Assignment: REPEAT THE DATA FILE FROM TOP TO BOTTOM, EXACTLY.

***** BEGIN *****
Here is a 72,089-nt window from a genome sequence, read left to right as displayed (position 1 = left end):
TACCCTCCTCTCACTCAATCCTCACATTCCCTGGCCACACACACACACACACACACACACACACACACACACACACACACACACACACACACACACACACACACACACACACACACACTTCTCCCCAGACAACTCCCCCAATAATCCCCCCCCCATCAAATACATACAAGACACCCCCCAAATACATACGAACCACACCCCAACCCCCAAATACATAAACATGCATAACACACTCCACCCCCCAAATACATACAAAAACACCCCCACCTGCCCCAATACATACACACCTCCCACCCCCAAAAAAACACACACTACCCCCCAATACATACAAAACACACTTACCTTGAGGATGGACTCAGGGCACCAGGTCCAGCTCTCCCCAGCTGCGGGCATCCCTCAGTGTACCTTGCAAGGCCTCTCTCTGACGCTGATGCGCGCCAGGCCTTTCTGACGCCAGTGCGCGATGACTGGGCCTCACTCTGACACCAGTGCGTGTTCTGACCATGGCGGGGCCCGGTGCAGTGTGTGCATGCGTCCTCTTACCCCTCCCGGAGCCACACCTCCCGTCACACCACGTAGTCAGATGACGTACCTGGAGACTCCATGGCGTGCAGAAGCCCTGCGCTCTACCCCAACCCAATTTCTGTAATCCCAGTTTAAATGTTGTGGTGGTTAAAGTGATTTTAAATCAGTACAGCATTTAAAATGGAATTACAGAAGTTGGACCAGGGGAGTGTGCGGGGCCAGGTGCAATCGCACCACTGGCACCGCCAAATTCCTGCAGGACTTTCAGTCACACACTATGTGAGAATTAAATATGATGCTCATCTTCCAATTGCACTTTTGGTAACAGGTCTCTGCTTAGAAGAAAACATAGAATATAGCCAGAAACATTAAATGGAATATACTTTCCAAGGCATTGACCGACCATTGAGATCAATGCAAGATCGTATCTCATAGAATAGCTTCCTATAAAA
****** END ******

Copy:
Here is a 72,089-nt window from a genome sequence, read left to right as displayed (position 1 = left end):
TACCCTCCTCTCACTCAATCCTCACATTCCCTGGCCACACACACACACACACACACACACACACACACACACACACACACACACACACACACACACACACACACACACACACACACACTTCTCCCCAGACAACTCCCCCAATAATCCCCCCCCCATCAAATACATACAAGACACCCCCCAAATACATACGAACCACACCCCAACCCCCAAATACATAAACATGCATAACACACTCCACCCCCCAAATACATACAAAAACACCCCCACCTGCCCCAATACATACACACCTCCCACCCCCAAAAAAACACACACTACCCCCCAATACATACAAAACACACTTACCTTGAGGATGGACTCAGGGCACCAGGTCCAGCTCTCCCCAGCTGCGGGCATCCCTCAGTGTACCTTGCAAGGCCTCTCTCTGACGCTGATGCGCGCCAGGCCTTTCTGACGCCAGTGCGCGATGACTGGGCCTCACTCTGACACCAGTGCGTGTTCTGACCATGGCGGGGCCCGGTGCAGTGTGTGCATGCGTCCTCTTACCCCTCCCGGAGCCACACCTCCCGTCACACCACGTAGTCAGATGACGTACCTGGAGACTCCATGGCGTGCAGAAGCCCTGCGCTCTACCCCAACCCAATTTCTGTAATCCCAGTTTAAATGTTGTGGTGGTTAAAGTGATTTTAAATCAGTACAGCATTTAAAATGGAATTACAGAAGTTGGACCAGGGGAGTGTGCGGGGCCAGGTGCAATCGCACCACTGGCACCGCCAAATTCCTGCAGGACTTTCAGTCACACACTATGTGAGAATTAAATATGATGCTCATCTTCCAATTGCACTTTTGGTAACAGGTCTCTGCTTAGAAGAAAACATAGAATATAGCCAGAAACATTAAATGGAATATACTTTCCAAGGCATTGACCGACCATTGAGATCAATGCAAGATCGTATCTCATAGAATAGCTTCCTATAAAA